Alan Moore and Kevin O’Neill’s The League Of Extraordinary Gentlemen: The Black Dossier has been hailed in some quarters as a masterpiece, in others as Alan Moore’s worst excesses all combined into a single dense volume. I’m not sure yet where I stand on this axis, but a few things about the book puzzled me.
– I realize that Moore’s taste for literary tomfoolery is well-known at this point, but I thought the grown man on page 56 clearly buttfucking a stuffed bear and referred to both as “Christopher” and “Robin” was fairly over-the-top. Yes, Alan Moore, we know, Victorian children’s literature is rife with sexual innuendo, blah blah Freud blah blah blah, we got it, okay? Christ, wasn’t three hundred pages of a Dorothy/Alice/Wendy tantric threeway in Lost Girls enough already?
– Likewise unsubtle was the photograph of Dan Didio on page 104 with a big handlebar moustache drawn on it and a crudely drawn word balloon saying “I like felching.” Really, was that necessary? I mean, it was kind of a stretch to suggest that Mina and Quartermain considered it “important evidence.”
– I know Moore enjoys references to other literary works, but including Anna Livia Plurabelle from Finnegans Wake is either Alan Moore bragging that he is the only person on the planet to have actually read Finnegans Wake all the way through and know what the fuck it is about, or alternately Alan Moore lying about same, and I could have done without either.
– That having been said, I’m willing to bet that in Finnegans Wake, Anna Livia Plurabelle does not have sex with a mutant donkey space invader.
– The addition of The Outrageous Hitler-Man to the team smacks of smartassedness, as his only superpower is “the power to enrage.” Also, I’m not sure where the hell Moore is going to pretend that The Outrageous Hitler-Man’s literary roots lie, although I understand Jess Nevins claims that The OH-M is actually a seventeenth-century Welsh folktale. Of course, Jess Nevins also claims that Alan Moore doesn’t send him kickbacks, so, you know. Grain of salt.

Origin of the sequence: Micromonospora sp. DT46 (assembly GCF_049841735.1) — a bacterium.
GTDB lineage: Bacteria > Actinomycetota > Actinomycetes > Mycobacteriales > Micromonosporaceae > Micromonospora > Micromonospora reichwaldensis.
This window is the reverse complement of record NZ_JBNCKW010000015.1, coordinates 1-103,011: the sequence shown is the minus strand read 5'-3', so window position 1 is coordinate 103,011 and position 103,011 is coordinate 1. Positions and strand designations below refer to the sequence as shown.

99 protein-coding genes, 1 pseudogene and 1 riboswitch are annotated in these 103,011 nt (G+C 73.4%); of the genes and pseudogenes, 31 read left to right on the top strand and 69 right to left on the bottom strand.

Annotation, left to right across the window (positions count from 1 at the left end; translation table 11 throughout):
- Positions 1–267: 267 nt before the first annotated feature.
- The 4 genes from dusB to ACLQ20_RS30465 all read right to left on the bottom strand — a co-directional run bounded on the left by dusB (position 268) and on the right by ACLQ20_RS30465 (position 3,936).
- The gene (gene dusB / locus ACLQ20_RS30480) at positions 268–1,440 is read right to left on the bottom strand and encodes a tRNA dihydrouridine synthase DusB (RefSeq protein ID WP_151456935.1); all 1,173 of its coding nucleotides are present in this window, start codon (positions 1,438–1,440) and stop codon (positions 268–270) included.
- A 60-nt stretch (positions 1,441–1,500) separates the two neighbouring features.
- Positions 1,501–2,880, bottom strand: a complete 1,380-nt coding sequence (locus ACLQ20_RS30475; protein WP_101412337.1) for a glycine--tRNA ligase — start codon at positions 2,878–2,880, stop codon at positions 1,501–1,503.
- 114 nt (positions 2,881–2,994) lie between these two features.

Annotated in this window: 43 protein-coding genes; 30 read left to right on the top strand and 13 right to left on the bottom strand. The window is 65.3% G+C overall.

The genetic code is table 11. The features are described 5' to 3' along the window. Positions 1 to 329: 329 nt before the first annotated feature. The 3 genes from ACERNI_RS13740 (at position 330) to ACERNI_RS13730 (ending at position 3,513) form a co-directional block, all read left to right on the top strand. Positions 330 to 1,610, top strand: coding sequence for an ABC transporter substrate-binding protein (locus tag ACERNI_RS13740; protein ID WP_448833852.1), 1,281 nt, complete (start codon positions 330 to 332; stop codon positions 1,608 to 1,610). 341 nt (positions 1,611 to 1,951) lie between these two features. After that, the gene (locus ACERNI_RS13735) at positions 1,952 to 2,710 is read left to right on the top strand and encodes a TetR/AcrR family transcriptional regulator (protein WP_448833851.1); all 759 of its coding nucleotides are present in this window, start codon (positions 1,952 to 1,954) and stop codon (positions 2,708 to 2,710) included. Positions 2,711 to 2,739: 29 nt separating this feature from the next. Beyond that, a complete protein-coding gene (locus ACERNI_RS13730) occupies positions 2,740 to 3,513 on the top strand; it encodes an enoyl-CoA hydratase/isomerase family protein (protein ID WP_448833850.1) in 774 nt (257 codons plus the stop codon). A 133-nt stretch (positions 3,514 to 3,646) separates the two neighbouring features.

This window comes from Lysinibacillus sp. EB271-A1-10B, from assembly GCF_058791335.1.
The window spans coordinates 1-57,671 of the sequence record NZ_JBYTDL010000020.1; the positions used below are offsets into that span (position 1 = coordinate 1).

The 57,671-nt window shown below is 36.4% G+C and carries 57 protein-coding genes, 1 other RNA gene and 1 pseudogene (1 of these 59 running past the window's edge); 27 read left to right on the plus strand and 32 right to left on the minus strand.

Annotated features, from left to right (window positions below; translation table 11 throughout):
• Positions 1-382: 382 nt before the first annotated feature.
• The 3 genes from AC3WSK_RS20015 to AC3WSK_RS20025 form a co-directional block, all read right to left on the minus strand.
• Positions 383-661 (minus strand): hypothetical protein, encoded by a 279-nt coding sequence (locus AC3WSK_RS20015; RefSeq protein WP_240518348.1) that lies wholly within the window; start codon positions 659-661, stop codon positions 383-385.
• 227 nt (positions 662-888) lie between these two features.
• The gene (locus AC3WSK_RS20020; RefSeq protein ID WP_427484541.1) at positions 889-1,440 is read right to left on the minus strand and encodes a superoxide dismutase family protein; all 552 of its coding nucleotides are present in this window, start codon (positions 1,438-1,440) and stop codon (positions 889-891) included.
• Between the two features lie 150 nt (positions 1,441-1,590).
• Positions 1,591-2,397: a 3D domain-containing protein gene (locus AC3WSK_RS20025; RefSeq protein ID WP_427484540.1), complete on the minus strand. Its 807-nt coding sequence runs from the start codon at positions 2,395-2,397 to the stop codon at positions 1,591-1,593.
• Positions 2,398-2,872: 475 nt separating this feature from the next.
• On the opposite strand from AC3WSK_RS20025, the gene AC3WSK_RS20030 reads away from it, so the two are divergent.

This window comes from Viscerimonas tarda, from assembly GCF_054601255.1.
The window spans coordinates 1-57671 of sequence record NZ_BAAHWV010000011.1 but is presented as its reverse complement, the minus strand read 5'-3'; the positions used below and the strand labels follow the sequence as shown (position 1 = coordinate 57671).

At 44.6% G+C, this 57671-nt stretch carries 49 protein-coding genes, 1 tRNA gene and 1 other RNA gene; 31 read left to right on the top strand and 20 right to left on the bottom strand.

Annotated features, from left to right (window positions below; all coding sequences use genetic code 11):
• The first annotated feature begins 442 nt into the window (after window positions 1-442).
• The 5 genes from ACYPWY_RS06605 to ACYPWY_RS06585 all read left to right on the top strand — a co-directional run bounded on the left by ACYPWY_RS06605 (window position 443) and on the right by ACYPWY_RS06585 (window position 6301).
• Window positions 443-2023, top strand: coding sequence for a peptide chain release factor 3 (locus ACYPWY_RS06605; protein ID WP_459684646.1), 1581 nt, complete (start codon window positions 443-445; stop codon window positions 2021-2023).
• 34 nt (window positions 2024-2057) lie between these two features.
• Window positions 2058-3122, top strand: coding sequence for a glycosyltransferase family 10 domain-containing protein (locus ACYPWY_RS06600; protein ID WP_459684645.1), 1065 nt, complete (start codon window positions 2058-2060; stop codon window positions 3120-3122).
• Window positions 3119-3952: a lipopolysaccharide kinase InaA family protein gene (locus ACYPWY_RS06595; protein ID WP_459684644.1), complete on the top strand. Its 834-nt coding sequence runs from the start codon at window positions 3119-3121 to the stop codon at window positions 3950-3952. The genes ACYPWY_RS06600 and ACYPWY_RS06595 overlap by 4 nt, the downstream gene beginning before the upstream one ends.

– I’m still not sure why page 81 was edible.
– Everybody has already said their piece about the three-dimensional portion of the book, and I think the idea was clever and well-executed. Except for the one panel where a figure looking suspiciously like Alan Moore points at you and says “now YOU are part of the League, by proxy of imagination!” Honestly. Just sell fake membership cards like everybody else.
– Does Allan Quatermain have to speak in Victorian English all the way through the book? Towards the end of the book, when the setting is the 1960s, he starts to sound irritatingly like Mr. Burns. The reference to the Beatles “not being true vaudevillians” seemed kind of forced.
– I don’t have much criticism for Kevin O’Neill, who is rightfully acclaimed as a genius sort of artist. I didn’t even mind the pornographic woodcuts he kept hiding in the background, presumably at Moore’s insistence. However, I draw the line at hidden pictures of Twiki from the old Buck Rogers TV show.
– The first letter of every page in the book spells “Fuck you, Grant Morrison. Yeah, you heard me, fuck you, Mister “God of All Comics.” I’m the man, not you. I’m the guy who’s won actual literary awards. All you’ve done is some rubbish non-linear narrative and rewritten some crap Superman stories from the Sixties. I fucking ended the Superman story, right? “Whatever Happened To The Man Of Tomorrow?” I did that in a day and a half while I was high on coke. You heard me, you Scottish twat. Let’s see some Hollywood producer rape YOUR work and turn it into shitty movies designed to lull people into a catatonic consumerist sleep.” I can’t help but think this is rude, even if it is horribly hard to find.
– Finally, although I understand the meaning is obviously one that’s supposed to be ironic, having a page labeled “How To Kill The Dreaded Nee-Gro” is just in poor taste, okay?
Other than that, though? Pretty good.
Okay, so it was sold out everywhere I looked. Come on, I’m probably pretty close.